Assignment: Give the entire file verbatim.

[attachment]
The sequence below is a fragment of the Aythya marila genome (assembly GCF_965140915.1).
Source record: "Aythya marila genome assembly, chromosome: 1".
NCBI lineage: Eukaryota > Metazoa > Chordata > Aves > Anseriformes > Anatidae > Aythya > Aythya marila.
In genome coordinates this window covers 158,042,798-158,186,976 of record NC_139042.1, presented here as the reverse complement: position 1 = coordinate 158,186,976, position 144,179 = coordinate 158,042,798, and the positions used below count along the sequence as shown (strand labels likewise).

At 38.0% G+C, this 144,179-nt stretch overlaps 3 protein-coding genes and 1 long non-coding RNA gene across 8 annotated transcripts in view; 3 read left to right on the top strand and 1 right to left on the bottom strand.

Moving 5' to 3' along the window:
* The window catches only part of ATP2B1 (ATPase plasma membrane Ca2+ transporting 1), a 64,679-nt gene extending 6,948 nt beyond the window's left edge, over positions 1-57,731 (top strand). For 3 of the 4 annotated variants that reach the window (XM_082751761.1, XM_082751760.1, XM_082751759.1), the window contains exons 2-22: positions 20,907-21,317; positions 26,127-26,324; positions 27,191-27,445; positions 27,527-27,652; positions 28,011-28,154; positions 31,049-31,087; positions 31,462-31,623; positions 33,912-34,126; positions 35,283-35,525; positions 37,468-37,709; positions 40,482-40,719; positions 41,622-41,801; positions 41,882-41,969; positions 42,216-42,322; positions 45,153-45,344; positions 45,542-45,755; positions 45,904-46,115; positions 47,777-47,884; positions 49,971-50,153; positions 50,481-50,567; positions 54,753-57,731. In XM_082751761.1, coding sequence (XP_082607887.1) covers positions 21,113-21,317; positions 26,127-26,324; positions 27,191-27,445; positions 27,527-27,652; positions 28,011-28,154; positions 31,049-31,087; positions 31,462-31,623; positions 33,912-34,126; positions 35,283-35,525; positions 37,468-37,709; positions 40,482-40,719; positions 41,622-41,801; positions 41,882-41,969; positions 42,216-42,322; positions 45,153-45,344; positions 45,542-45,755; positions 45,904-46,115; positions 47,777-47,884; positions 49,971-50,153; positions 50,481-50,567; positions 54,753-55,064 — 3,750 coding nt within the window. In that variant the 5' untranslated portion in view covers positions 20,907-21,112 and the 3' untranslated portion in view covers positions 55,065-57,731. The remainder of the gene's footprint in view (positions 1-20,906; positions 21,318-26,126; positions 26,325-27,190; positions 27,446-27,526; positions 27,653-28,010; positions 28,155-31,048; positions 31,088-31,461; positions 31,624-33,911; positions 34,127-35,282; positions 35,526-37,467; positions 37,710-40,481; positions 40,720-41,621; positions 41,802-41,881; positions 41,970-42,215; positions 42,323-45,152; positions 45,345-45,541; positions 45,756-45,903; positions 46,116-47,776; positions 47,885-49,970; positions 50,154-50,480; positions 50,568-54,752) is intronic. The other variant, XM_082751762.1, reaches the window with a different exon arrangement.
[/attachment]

The sequence below is a fragment of the Aythya marila genome (assembly GCF_965140915.1).
Source record: "Aythya marila genome assembly, chromosome: 1".
NCBI lineage: Eukaryota > Metazoa > Chordata > Aves > Anseriformes > Anatidae > Aythya > Aythya marila.
In genome coordinates this window covers 158,042,798-158,186,976 of record NC_139042.1, presented here as the reverse complement: position 1 = coordinate 158,186,976, position 144,179 = coordinate 158,042,798, and the positions used below count along the sequence as shown (strand labels likewise).

At 38.0% G+C, this 144,179-nt stretch overlaps 3 protein-coding genes and 1 long non-coding RNA gene across 8 annotated transcripts in view; 3 read left to right on the top strand and 1 right to left on the bottom strand.

Moving 5' to 3' along the window:
* The window catches only part of ATP2B1 (ATPase plasma membrane Ca2+ transporting 1), a 64,679-nt gene extending 6,948 nt beyond the window's left edge, over positions 1-57,731 (top strand). For 3 of the 4 annotated variants that reach the window (XM_082751761.1, XM_082751760.1, XM_082751759.1), the window contains exons 2-22: positions 20,907-21,317; positions 26,127-26,324; positions 27,191-27,445; positions 27,527-27,652; positions 28,011-28,154; positions 31,049-31,087; positions 31,462-31,623; positions 33,912-34,126; positions 35,283-35,525; positions 37,468-37,709; positions 40,482-40,719; positions 41,622-41,801; positions 41,882-41,969; positions 42,216-42,322; positions 45,153-45,344; positions 45,542-45,755; positions 45,904-46,115; positions 47,777-47,884; positions 49,971-50,153; positions 50,481-50,567; positions 54,753-57,731. In XM_082751761.1, coding sequence (XP_082607887.1) covers positions 21,113-21,317; positions 26,127-26,324; positions 27,191-27,445; positions 27,527-27,652; positions 28,011-28,154; positions 31,049-31,087; positions 31,462-31,623; positions 33,912-34,126; positions 35,283-35,525; positions 37,468-37,709; positions 40,482-40,719; positions 41,622-41,801; positions 41,882-41,969; positions 42,216-42,322; positions 45,153-45,344; positions 45,542-45,755; positions 45,904-46,115; positions 47,777-47,884; positions 49,971-50,153; positions 50,481-50,567; positions 54,753-55,064 — 3,750 coding nt within the window. In that variant the 5' untranslated portion in view covers positions 20,907-21,112 and the 3' untranslated portion in view covers positions 55,065-57,731. The remainder of the gene's footprint in view (positions 1-20,906; positions 21,318-26,126; positions 26,325-27,190; positions 27,446-27,526; positions 27,653-28,010; positions 28,155-31,048; positions 31,088-31,461; positions 31,624-33,911; positions 34,127-35,282; positions 35,526-37,467; positions 37,710-40,481; positions 40,720-41,621; positions 41,802-41,881; positions 41,970-42,215; positions 42,323-45,152; positions 45,345-45,541; positions 45,756-45,903; positions 46,116-47,776; positions 47,885-49,970; positions 50,154-50,480; positions 50,568-54,752) is intronic. The other variant, XM_082751762.1, reaches the window with a different exon arrangement.